The idea is intriguing, but it falls into the same tradeoff as many other applications of technology in society today. We can do things to make ourselves safer, but at the cost of providing more information. Some don’t seem to have a problem with the latter, but I, in my doddering middle age, do.
My Cell Phone Becomes Useful February 24, 2013Posted by Peter Varhol in Software platforms.
Tags: cell phone, US Cellular
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Since cell phones are actually computers these days, this title is slightly misleading. But I am done having to work around the limitations of my old and flawed device. This started a couple of days ago. Actually, it started much longer ago. My old HTC Merge, a US Cellular phone, had a very limited ability to actually make and receive calls at my home, in southern New Hampshire. I generally couldn’t make calls from most places in the house, and when I could, it indicated that the phone was roaming.
But my problem was that the phone stopped making or accepting calls at all. Instead, I got a message indicating that the phone was tethered to no network. Almost three hours on technical support over two days with US Cellular led to a belief on their part that it was due to a switch on a nearby Sprint network. I was asked on multiple occasions how long I had been outside of the local coverage area (not at all).
I finally hoped that a new phone would solve my problem. The salesman at the local US Cellular store took one look at my Merge and said that it was a problem with the phone; specifically that the antenna wasn’t working properly. I came away half an hour later with a new Motorola Electrify 2, running Ice Cream Sandwich. It works so much better, it’s not even funny.
There are a few things that I learned here. First, don’t trust technical support, even if they sound like they know what your problem is. Try to confirm independently. Had I not contacted a separate support group through Twitter who offered me different advice, it would not have occurred to me to get a new phone.
Second, if things with your gadget or software don’t seem right, they probably aren’t. In retrospect, the old phone never worked properly within my local coverage area, and I should have recognized that. I was fooled into thinking that roaming was my normal mode of operation, because it is when I travel, and even when at home I’m at the edge of the local coverage area.
Last, don’t accept substandard performance from your gadgets. They are better than that today.
I May Need a Kindle February 15, 2013Posted by Peter Varhol in Publishing, Software platforms.
Tags: Amazon, Kiindle, Nook
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I don’t have anything against a Kindle. Amazon is the world’s largest bookstore, the Kindles generally get decent reviews, and the company has released its ebook format so that others can adopt it.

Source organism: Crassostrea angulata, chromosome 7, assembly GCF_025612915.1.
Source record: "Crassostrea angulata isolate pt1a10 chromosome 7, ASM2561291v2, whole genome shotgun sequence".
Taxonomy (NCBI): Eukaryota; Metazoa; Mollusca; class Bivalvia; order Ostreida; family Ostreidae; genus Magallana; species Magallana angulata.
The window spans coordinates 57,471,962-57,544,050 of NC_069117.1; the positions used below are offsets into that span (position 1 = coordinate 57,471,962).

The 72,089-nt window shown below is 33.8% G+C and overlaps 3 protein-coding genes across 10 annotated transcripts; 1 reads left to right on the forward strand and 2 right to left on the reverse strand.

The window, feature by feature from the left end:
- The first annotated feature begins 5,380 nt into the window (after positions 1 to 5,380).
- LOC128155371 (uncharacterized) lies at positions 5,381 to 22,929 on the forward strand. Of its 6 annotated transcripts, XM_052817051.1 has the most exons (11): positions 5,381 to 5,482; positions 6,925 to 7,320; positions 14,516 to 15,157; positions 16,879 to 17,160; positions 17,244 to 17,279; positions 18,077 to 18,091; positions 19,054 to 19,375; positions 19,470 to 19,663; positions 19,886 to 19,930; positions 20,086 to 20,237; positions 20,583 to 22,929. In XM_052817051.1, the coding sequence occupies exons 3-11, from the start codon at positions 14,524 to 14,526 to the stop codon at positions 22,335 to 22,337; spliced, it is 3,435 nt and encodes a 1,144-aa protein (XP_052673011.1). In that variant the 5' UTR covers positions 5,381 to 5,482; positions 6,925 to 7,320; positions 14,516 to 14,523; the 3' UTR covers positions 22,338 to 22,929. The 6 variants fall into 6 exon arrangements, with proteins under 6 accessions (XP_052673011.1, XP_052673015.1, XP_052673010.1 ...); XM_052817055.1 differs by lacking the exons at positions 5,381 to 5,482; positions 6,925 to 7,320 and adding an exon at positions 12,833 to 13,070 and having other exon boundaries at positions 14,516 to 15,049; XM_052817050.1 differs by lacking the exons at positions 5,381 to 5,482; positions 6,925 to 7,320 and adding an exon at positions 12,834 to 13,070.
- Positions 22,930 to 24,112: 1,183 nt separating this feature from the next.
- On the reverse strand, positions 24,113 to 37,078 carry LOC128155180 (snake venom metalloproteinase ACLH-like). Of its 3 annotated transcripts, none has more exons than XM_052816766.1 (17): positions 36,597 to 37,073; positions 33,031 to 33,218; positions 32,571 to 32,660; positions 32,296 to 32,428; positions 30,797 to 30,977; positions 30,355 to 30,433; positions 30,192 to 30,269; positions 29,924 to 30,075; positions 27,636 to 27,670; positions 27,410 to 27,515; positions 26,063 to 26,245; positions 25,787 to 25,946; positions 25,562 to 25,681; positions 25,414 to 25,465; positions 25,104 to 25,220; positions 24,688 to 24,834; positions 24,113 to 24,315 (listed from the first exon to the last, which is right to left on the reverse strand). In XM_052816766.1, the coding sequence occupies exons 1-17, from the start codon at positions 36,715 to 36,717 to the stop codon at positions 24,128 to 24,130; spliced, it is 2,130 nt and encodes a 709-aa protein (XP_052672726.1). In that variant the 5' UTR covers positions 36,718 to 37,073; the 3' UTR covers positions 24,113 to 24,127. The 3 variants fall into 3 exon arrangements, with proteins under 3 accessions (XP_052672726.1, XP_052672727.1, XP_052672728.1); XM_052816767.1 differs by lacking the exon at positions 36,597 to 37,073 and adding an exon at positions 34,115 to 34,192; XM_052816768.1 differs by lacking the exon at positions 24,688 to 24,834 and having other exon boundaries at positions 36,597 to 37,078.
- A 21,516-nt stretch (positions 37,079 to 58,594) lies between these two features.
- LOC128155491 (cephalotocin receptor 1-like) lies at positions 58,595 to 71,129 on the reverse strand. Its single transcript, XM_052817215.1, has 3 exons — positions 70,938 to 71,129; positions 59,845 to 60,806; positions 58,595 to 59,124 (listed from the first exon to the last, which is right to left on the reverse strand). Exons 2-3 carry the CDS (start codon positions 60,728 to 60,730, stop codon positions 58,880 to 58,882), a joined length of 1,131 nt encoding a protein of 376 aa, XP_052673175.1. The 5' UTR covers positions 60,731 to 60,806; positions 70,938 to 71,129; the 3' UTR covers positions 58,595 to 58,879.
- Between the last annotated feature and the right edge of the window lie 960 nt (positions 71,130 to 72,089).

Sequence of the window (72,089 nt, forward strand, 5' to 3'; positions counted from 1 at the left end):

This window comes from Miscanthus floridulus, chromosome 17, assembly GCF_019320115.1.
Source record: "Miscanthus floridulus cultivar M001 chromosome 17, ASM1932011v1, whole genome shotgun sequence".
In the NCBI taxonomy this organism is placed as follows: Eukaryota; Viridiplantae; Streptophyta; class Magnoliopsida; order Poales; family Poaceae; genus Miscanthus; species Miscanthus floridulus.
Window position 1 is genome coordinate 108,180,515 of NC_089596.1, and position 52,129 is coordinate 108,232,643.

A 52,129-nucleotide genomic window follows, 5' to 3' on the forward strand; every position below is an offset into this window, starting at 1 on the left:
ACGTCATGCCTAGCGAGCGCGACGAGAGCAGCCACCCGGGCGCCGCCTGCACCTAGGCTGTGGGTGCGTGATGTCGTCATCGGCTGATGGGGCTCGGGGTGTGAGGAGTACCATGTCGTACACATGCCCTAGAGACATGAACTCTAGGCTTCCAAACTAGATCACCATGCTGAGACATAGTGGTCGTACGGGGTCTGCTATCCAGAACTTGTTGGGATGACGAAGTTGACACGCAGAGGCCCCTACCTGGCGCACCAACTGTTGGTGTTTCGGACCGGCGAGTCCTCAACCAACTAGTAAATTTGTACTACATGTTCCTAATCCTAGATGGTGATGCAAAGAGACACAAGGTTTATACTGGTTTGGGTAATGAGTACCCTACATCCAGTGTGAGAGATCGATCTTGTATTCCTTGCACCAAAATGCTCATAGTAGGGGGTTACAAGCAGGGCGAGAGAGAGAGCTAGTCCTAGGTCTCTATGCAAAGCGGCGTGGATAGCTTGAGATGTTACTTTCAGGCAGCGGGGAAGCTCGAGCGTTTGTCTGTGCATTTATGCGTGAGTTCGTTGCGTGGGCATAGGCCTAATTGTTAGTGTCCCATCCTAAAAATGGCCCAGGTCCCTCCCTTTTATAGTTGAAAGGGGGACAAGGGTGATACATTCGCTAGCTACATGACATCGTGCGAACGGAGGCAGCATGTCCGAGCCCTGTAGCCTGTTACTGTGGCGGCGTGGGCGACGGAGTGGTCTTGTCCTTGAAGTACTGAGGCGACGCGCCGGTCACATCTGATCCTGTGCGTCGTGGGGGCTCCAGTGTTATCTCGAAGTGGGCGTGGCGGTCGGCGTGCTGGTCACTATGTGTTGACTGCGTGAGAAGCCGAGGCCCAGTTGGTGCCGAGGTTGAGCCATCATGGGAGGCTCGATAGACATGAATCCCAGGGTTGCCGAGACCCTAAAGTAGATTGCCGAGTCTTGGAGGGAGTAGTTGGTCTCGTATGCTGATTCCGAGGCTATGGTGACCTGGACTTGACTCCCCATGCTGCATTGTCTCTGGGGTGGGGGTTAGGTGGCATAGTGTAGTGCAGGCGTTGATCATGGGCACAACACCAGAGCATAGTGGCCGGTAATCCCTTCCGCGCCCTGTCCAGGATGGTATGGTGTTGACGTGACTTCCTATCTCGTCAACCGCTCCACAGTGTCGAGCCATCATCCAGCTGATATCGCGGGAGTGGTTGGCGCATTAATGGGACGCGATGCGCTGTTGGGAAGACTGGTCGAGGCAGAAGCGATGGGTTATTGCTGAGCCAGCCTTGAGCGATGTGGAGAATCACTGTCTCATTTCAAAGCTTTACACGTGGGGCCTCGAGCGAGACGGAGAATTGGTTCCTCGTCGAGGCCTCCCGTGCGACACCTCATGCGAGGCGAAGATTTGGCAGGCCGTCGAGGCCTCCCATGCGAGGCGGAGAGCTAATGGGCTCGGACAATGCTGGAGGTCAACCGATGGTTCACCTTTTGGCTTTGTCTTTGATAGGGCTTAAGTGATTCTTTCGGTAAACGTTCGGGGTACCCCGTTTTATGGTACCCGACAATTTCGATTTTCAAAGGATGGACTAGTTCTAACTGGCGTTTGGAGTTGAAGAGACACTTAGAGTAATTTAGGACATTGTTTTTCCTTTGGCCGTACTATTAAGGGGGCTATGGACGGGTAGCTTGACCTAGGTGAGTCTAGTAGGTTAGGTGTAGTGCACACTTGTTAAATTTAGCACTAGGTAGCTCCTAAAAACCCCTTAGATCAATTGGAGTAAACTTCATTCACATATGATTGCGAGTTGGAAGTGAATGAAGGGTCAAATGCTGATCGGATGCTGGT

The latter, of course, was my biggest concern about Kindle and Amazon, and it’s been over a year, and I’m seeing an increasing number of sites (I mean you, Gutenberg Project) making out-of-copyright books available in the format for free download.
I have a Barnes and Noble superstore down the street, and while I don’t browse that much anymore, there is a certain comfort in knowing that I still can.
But more and more interesting books are coming out in electronic, rather than paper form. And more and more are coming out on the Kindle first, and ePub later, if at all. I have already bought one book that is only available on a Kindle, and am considering two others.
I suppose I can get a tablet, and use the Kindle reader. For the Kindle books I have bought so far, that’s what I do, on my laptop. But I’m unready to commit to a tablet, wanting to see a little more maturity in the market before I make a selection (it probably won’t be an iPad; I just can’t see buying into the Apple ecosystem).
But I fear that this trend portends larger issues for Nook, and Barnes and Noble in general. Authors are increasingly going to ebook formats only. That’s a good thing, because it’s increasingly difficult to get a paper book published without going the self-publishing route. There is nothing inherently wrong with self-publishing, but it does mean that authors are also their own marketers and publicists, which most would prefer not to do.
For those who are seeking an inexpensive way of getting interesting work out to a small audience, the ebook is a natural. But there is a cost and time commitment to place an ebook in multiple formats on multiple reading platforms. Some authors prefer supporting a single platform only. Given that Amazon and Kindle have the majority of sales and readers (65 percent? I’ve heard various figures that give about two-thirds to Amazon, slightly less than 30 percent to Nook, and a smattering elsewhere.), authors want their works to reach that majority.
As more individual authors make the decision to support the most popular platform, more readers will move to that platform. There will always likely be a place for an alternative, but the best and most interesting work will appear on Kindle, and readers will follow them.